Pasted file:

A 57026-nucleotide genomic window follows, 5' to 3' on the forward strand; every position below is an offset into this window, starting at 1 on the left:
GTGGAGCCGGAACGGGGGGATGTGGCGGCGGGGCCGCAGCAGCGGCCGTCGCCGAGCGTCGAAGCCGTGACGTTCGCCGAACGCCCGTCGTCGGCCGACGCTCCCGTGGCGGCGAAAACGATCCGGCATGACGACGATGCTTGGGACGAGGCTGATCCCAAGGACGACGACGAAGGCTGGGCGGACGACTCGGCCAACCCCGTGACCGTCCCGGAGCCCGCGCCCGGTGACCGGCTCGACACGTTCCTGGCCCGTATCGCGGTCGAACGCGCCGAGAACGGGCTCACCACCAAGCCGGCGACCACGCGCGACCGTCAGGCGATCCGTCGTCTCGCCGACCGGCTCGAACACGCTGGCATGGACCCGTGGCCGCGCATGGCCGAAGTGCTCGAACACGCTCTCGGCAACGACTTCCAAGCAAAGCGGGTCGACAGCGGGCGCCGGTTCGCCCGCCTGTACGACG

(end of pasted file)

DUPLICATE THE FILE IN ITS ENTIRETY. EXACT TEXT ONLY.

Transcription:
A 57026-nucleotide genomic window follows, 5' to 3' on the forward strand; every position below is an offset into this window, starting at 1 on the left:
GTGGAGCCGGAACGGGGGGATGTGGCGGCGGGGCCGCAGCAGCGGCCGTCGCCGAGCGTCGAAGCCGTGACGTTCGCCGAACGCCCGTCGTCGGCCGACGCTCCCGTGGCGGCGAAAACGATCCGGCATGACGACGATGCTTGGGACGAGGCTGATCCCAAGGACGACGACGAAGGCTGGGCGGACGACTCGGCCAACCCCGTGACCGTCCCGGAGCCCGCGCCCGGTGACCGGCTCGACACGTTCCTGGCCCGTATCGCGGTCGAACGCGCCGAGAACGGGCTCACCACCAAGCCGGCGACCACGCGCGACCGTCAGGCGATCCGTCGTCTCGCCGACCGGCTCGAACACGCTGGCATGGACCCGTGGCCGCGCATGGCCGAAGTGCTCGAACACGCTCTCGGCAACGACTTCCAAGCAAAGCGGGTCGACAGCGGGCGCCGGTTCGCCCGCCTGTACGACG